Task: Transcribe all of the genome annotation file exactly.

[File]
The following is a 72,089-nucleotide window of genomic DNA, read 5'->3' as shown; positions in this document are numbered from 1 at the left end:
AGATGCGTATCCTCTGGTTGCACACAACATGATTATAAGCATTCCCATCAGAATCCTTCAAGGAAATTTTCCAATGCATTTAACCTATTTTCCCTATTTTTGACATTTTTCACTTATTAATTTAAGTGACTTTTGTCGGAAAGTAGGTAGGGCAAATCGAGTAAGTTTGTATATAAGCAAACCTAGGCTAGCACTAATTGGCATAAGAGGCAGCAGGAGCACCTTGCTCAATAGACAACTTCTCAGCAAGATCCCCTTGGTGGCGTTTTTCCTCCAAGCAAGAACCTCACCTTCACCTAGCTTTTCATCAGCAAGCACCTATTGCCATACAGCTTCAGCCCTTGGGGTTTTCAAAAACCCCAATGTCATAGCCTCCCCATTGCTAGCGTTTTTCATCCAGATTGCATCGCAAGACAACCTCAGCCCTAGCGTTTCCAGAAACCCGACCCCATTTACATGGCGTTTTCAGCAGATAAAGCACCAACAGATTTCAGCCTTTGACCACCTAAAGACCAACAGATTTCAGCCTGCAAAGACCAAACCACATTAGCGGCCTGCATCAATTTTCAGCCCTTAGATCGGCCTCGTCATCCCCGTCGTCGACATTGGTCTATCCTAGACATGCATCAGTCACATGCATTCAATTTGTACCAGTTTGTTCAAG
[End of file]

The following is a 72,089-nucleotide window of genomic DNA, read 5'->3' as shown; positions in this document are numbered from 1 at the left end:
AGATGCGTATCCTCTGGTTGCACACAACATGATTATAAGCATTCCCATCAGAATCCTTCAAGGAAATTTTCCAATGCATTTAACCTATTTTCCCTATTTTTGACATTTTTCACTTATTAATTTAAGTGACTTTTGTCGGAAAGTAGGTAGGGCAAATCGAGTAAGTTTGTATATAAGCAAACCTAGGCTAGCACTAATTGGCATAAGAGGCAGCAGGAGCACCTTGCTCAATAGACAACTTCTCAGCAAGATCCCCTTGGTGGCGTTTTTCCTCCAAGCAAGAACCTCACCTTCACCTAGCTTTTCATCAGCAAGCACCTATTGCCATACAGCTTCAGCCCTTGGGGTTTTCAAAAACCCCAATGTCATAGCCTCCCCATTGCTAGCGTTTTTCATCCAGATTGCATCGCAAGACAACCTCAGCCCTAGCGTTTCCAGAAACCCGACCCCATTTACATGGCGTTTTCAGCAGATAAAGCACCAACAGATTTCAGCCTTTGACCACCTAAAGACCAACAGATTTCAGCCTGCAAAGACCAAACCACATTAGCGGCCTGCATCAATTTTCAGCCCTTAGATCGGCCTCGTCATCCCCGTCGTCGACATTGGTCTATCCTAGACATGCATCAGTCACATGCATTCAATTTGTACCAGTTTGTTCAAG